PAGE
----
Vol. 47, Issue 3 ‣ editorial
Poop & Scoop
At some point in your journey, you’ve probably been wrongly accused. It was likely over something small, inconsequential in the grand scheme—like I was not too long ago. I moved recently, to a “dead-tech, post-modernistic bullshit” condo building in Hollywood (taking from the description Al Pacino’s character waged at his wife’s ex-husband’s house in the 1995 film Heat), with my teenage daughter and our little dog too—a Chihuahua. The building houses a dozen lofts, all of which share an expanse of sidewalk spanning the façade. This is an image-conscious building—not just because it’s in Hollywood, or because two major film studios abut it. My immediate neighbor is an interior designer who conducts business out of the live/work space, and—in an unrelated incident—replaced our doormat so that it would match his.
About two weeks after I moved in, I went to check the mail and there was a nasty, passive-aggressive note posted above the building’s boxes. The upshot was that someone was pissed off that they were encountering tiny piles of dog poop on the shared sidewalk out front. It derisively screamed in thick black Sharpie: “Pick up after your little dog, whoever you are! (Gee I wonder if it’s the new tenant?)” Me.
But it wasn’t me. How I know is a long story, and not relevant here—but it wasn’t. Unfortunately, the note-writer assuming it was me was entirely justified in thinking so—it made sense. What are the chances some other little mutt would start leaving “presents” at just the time I moved in with my Chihuahua? If I tried to explain to my new neighbors that—hey, I know it looks bad, but this isn’t my dog—I’d only succeed in looking shifty. In their shoes, I wouldn’t believe me either. Standing there in front of the mailbox, I turned deep purple, ripped down the note, and skulked back inside. I was in a bad mood for the rest of the afternoon, into that evening, and deeply self-conscious for the next few days when I walked to my car in the building’s shared garage, and whenever I happened to encounter a neighbor.
But a week later, I’d largely forgotten the whole thing. And, after a few more weeks, when the little piles of poop stopped appearing, fingering me—I forgot about it completely.
But it’s easy to summon the terrible feeling I had standing there, frozen with mail key in hand: displaced guilt, baseless shame, shame at feeling shamed, for caring what other people thought about me when it was not true—shame that radiated into an indignant, biting rage that clutched at my chest, leaving me burning and breathless at the notion that no matter what I said or did, and no matter how innocent of this “crime” I was, people were always going to think it had been me. That sense of injustice is a singular kind of horror—it was just awful.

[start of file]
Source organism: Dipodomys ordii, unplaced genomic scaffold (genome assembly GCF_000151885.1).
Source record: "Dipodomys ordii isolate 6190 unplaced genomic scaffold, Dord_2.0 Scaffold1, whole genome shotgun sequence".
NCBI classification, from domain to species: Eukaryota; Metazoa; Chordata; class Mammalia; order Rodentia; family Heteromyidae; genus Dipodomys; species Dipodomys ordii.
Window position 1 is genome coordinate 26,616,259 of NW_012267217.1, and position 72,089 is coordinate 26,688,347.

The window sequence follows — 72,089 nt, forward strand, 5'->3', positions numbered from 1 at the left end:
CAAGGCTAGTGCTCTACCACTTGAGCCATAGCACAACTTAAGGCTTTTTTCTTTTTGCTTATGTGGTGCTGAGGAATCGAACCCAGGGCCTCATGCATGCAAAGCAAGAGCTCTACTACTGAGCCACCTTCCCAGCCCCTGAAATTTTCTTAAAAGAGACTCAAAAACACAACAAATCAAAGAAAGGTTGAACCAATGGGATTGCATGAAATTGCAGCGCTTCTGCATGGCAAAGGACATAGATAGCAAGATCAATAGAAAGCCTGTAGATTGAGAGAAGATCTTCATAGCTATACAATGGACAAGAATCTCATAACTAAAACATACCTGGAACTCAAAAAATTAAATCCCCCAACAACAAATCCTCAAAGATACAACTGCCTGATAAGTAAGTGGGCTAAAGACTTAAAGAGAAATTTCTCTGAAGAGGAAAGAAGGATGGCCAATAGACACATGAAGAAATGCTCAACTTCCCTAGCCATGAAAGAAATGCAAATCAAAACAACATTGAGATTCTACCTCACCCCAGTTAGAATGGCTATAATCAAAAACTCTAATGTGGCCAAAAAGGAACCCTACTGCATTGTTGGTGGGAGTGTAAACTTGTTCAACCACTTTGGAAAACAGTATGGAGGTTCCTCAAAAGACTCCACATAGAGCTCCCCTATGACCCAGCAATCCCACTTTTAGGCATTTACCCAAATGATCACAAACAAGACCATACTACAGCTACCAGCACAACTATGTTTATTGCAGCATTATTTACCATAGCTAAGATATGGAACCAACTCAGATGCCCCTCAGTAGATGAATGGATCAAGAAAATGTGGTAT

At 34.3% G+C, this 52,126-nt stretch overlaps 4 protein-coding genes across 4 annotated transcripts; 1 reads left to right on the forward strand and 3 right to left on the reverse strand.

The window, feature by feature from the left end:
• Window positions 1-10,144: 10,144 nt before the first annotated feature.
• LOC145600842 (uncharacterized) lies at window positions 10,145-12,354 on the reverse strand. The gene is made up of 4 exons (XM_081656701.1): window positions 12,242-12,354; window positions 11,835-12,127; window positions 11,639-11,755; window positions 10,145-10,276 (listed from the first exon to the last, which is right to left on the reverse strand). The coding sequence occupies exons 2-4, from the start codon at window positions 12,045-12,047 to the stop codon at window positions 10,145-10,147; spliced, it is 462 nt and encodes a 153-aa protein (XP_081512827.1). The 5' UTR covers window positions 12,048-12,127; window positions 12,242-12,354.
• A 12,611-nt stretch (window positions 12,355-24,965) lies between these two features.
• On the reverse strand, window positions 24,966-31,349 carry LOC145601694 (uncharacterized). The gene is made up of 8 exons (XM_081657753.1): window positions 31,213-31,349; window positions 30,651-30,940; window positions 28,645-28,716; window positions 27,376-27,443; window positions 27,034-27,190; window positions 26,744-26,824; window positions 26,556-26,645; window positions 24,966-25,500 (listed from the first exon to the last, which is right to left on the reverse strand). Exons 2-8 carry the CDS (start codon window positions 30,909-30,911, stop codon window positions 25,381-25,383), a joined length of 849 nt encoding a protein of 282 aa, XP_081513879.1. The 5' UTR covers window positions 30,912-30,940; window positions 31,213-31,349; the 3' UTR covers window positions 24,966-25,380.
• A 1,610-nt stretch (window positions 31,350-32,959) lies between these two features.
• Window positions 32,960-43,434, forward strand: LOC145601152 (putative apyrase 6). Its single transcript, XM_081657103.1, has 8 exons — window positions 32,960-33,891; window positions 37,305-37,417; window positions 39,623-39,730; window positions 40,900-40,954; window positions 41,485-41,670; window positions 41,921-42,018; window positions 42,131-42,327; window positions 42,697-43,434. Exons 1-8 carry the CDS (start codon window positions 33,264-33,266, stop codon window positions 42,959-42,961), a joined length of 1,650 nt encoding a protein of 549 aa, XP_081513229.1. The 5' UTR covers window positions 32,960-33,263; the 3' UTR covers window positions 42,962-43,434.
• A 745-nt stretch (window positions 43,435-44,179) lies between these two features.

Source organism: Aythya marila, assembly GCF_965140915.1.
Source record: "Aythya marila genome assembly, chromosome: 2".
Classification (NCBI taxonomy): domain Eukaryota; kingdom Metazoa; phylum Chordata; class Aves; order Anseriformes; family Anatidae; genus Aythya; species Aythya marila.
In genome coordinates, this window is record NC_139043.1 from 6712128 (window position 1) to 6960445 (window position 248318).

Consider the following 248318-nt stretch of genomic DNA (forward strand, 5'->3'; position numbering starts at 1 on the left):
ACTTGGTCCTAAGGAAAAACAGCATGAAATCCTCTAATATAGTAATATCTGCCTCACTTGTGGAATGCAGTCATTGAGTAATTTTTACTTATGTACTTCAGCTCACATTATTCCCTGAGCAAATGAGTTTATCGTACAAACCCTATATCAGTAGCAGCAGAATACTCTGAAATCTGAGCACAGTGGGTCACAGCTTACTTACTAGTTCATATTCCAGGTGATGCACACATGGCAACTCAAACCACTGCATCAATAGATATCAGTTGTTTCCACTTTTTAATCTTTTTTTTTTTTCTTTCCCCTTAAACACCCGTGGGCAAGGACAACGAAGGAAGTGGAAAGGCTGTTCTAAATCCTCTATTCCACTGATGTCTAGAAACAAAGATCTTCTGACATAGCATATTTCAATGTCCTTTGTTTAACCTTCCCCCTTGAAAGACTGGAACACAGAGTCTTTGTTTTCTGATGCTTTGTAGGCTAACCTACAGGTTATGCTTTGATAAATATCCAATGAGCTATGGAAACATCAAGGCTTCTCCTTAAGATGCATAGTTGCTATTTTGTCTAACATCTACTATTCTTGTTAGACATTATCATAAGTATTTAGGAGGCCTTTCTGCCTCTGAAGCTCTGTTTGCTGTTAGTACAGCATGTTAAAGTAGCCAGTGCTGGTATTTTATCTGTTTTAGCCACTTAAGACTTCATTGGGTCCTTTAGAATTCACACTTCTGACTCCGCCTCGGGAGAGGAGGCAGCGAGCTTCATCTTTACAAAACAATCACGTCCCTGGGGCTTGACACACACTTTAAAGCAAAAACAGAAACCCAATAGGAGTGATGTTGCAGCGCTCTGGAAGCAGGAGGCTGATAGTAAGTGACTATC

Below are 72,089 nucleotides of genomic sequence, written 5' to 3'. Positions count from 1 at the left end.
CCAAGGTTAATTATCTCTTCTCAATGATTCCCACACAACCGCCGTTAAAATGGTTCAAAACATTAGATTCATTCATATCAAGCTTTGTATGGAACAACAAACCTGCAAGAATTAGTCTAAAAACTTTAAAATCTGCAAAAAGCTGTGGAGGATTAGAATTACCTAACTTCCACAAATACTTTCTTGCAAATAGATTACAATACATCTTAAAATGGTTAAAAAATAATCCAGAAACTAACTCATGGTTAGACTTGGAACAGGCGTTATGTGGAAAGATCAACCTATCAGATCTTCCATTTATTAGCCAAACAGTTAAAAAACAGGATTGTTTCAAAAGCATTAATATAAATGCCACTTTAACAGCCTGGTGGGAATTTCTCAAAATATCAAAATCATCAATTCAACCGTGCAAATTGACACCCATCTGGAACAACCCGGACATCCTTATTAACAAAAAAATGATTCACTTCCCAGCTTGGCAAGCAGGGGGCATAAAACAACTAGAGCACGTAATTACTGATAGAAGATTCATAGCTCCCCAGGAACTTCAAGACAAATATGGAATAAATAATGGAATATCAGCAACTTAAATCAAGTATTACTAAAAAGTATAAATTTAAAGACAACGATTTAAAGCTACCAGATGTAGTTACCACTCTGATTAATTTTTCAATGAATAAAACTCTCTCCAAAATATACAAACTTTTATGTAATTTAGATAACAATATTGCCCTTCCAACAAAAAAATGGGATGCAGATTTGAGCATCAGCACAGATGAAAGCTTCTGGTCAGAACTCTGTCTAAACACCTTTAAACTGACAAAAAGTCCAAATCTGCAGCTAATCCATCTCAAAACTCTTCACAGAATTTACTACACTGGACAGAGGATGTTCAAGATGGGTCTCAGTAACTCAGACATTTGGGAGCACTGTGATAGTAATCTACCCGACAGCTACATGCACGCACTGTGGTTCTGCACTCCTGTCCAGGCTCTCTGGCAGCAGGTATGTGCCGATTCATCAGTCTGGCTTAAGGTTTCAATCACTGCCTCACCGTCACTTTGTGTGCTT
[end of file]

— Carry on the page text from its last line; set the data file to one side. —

And I’ll bet you know the feeling exactly.
Now, imagine for a moment it wasn’t leaving dog poop on the sidewalk you were wrongly accused of, or whatever petty thing this type of iniquity has stricken you over, but a terrible crime: robbery, murder, infanticide. And the consequences weren’t just in your head, the blow not only to your pride: you were looking at spending the rest of your life in prison, a death sentence—for something you didn’t do.
That is what faced the folks we meet in Actual Innocence. Thank goodness we can also report that exonerations are at a record high, and there’s some movement toward positive reform in the revisiting of criminal investigations where there are credible claims of just that—actual innocence—and where post-conviction investigations uncover gross violations of a defendant’s constitutional rights.
The notion of being wrongly accused—and recognizing, like in my example—that all evidence seems to support the idea that you did something you actually didn’t do—presents an interesting opportunity to consider: What is truth? It’s a concept that seems to be relatively malleable in the case of “journalism fact-checking websites” like Politifact, as the venerable John Sugg points out in this month’s Media and Ethics column.
Oh, and speaking of things that aren’t quite right: This month’s cover story looks at the U.S. Freedom of Information Act (FOIA), America’s first and only law that requires federal officials to respond to citizens’ requests for government records. Transparency advocates say FOIA is broken for all the loopholes that hinder access, and in desperate need of reform. Two current bills could bring it, and they’re making their way through Congress with bipartisan support—but on the heels of the failure in the House of an almost identical reform bill in December 2014. Also in the story: the Church of Scientology’s long history of freedom of information advocacy.
The issue of government secrets takes on a particular significance in this “golden age of surveillance,” as the ACLU’s Jay Stanley characterizes it. Freedom talks to Stanley, a senior policy analyst with the ACLU Project on Speech, Privacy, and Technology, in this month’s Perspective, about the need for a public privacy debate and for federal legislation to reform existing laws that enable wholesale, bulk surveillance.
But highlighting the need for transparency in government even more—in the United States and everywhere in this world—is Ajay Singh’s heart-breaking story on immigration detention camps where asylum seekers to Australia—among them children and babies—find themselves locked in a madhouse, held indefinitely in often deplorable conditions, the object of a callous political football playing out in that country’s government.
So, from the halls of Australia’s parliament to the halls of my postmodern condo, this issue has much to consider. And with that, I’m off to walk the dog.